Finally, some new streets of Toronto photos. I was on a job downtown yesterday afternoon and thought, what a great chance to try out a few new techniques I’ve been reading about. I wasn’t disappointed. The secret to improving is to keep reading and examining photos from accomplished photographers. I often tear apart components in a picture, trying to figure out what it is about that image that I find attractive. I love night photography – the warm, yellow glow coming from buildings, the changing colours of darkening sky, the way headlights streaks offer a sense of motion to the evening. But it’s frustrating to capture. One site I’ve been studying made a recommendation that set all sorts of bells go off in my head. Use the camera’s histogram. I know I’ve read this before, and I use it extensively with Photoshop, but this time, it made resonated. Not sure why it did, but we’ll just enjoy the epiphany for a bit. I’ve prepared two of the photos to show. One I converted to black and white, the other I left in full colour.
Streets of Toronto photos
After setting up the tripod, I fussed with a number of settings and just watched the histogram bounce around. Adjustment, after adjustment and a couple of test shots and I was good to go.
This was fun. I found a good focus point and waited. Thank goodness for the remote clicker. Saved my hands from freezing off. This photo looked good in full colour, but the black and white brought out the mirror effect in the tall building. Instead of seeing just cars coming, my eye was drawn to reflections. I’m still working on the rest from this spot and will post more later in the week.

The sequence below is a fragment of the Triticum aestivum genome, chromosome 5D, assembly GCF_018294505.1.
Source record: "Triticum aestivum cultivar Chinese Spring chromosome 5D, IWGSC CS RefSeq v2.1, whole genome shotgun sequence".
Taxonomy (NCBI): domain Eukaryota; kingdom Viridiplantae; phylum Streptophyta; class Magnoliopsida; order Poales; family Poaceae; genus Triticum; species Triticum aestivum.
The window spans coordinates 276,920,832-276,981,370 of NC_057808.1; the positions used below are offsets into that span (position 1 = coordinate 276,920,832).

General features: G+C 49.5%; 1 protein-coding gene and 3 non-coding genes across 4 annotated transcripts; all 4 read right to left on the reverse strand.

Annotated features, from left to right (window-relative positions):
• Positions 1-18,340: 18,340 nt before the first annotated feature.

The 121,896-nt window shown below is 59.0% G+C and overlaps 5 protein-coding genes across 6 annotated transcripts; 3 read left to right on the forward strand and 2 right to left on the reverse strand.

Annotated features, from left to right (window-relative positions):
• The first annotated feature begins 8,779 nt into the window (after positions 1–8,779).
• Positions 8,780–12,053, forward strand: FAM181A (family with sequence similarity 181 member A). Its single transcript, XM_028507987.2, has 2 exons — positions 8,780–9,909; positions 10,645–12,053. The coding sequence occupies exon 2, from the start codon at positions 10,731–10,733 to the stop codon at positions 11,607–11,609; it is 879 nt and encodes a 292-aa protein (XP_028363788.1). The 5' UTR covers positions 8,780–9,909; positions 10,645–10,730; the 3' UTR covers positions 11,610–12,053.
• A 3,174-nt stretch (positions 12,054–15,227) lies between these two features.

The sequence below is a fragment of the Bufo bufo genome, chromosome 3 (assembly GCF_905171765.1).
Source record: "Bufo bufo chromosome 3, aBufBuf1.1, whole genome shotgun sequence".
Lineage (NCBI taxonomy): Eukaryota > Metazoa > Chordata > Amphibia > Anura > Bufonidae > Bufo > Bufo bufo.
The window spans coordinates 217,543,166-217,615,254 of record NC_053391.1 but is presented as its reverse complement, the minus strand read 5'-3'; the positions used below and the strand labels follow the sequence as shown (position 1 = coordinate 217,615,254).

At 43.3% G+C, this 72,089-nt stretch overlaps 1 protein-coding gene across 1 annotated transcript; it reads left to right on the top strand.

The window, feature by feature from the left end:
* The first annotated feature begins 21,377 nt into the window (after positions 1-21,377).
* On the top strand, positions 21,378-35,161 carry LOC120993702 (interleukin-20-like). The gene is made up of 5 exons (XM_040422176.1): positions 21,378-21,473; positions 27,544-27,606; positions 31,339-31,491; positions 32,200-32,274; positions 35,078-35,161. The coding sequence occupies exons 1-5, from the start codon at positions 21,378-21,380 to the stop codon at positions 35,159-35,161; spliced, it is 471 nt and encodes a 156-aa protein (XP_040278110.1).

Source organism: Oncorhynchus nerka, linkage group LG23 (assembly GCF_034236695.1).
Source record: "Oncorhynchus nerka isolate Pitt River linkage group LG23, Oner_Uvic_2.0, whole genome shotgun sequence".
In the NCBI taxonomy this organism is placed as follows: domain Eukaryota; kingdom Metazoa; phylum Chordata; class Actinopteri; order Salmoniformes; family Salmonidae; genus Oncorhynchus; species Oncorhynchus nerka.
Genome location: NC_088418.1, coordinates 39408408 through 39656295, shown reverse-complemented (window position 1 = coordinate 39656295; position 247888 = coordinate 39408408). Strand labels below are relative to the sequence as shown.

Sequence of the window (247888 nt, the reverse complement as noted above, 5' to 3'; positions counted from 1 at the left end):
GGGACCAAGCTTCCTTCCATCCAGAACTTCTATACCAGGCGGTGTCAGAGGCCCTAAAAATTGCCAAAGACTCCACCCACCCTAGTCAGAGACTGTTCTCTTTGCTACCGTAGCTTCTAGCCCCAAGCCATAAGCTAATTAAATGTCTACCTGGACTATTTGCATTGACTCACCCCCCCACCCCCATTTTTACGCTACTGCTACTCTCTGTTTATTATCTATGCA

Toronto’s Hockey Hall of Fame
I’ve taken more photos of the Hockey Hall of Fame than I care to think about. It’s not easy to get. A lot is happening on that corner of Yonge and Front and that makes getting a good shot difficult. But, I have to say, this picture makes me happy.
This was epic. When I set up on the corner of Front and Yonge, suddenly the traffic evaporated. And I wanted to capture their lights. I waited and waited. Finally, cars and trucks appeared. The warm yellows and deep blue came out so well in this series of shots. The building remained in focus and the street signs tie the photo together. I managed to capture the truck rushing by as well. I did a little happy dance on the street when I reviewed this one. So, yea, if you were down near the Hockey Hall of Fame last night and saw a small woman dancing around a tripod, that was me.
I shouldn’t be, but I’m surprised at the sharpness. It all boils down to using the tripod and watching the histogram. There were no blown highlights, so I had lots of room for adjustments in Lightroom. I think, this is the first set of photos I’ve taken that I’m truly proud of because of all the work I put into understanding the basics. I have more photos to process, so check back later in the week for another round.
In March there will be a super moon, which is why I’m so hot on learning more. Fingers crossed the weather will cooperate. Check out these earlier night shots I took in December and compare them to these new ones. Research & experimentation my friends. That’s the secret. 3 Toronto’s Skyline At Night Photos | Bitter Grounds Magazine